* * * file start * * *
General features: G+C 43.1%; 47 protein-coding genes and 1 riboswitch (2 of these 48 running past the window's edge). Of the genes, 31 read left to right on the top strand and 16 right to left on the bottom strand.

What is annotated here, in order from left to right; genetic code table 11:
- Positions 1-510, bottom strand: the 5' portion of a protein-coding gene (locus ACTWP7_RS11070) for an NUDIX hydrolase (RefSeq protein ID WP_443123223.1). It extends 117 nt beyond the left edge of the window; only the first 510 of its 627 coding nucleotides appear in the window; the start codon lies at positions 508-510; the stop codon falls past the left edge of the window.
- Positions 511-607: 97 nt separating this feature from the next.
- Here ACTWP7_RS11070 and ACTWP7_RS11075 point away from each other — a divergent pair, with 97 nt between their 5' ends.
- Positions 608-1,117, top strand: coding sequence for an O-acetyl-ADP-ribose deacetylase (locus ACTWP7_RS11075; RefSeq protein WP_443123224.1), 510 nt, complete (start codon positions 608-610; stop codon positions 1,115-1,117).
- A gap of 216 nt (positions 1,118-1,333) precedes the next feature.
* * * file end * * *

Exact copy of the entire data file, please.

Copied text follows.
General features: G+C 43.1%; 47 protein-coding genes and 1 riboswitch (2 of these 48 running past the window's edge). Of the genes, 31 read left to right on the top strand and 16 right to left on the bottom strand.

What is annotated here, in order from left to right; genetic code table 11:
- Positions 1-510, bottom strand: the 5' portion of a protein-coding gene (locus ACTWP7_RS11070) for an NUDIX hydrolase (RefSeq protein ID WP_443123223.1). It extends 117 nt beyond the left edge of the window; only the first 510 of its 627 coding nucleotides appear in the window; the start codon lies at positions 508-510; the stop codon falls past the left edge of the window.
- Positions 511-607: 97 nt separating this feature from the next.
- Here ACTWP7_RS11070 and ACTWP7_RS11075 point away from each other — a divergent pair, with 97 nt between their 5' ends.
- Positions 608-1,117, top strand: coding sequence for an O-acetyl-ADP-ribose deacetylase (locus ACTWP7_RS11075; RefSeq protein WP_443123224.1), 510 nt, complete (start codon positions 608-610; stop codon positions 1,115-1,117).
- A gap of 216 nt (positions 1,118-1,333) precedes the next feature.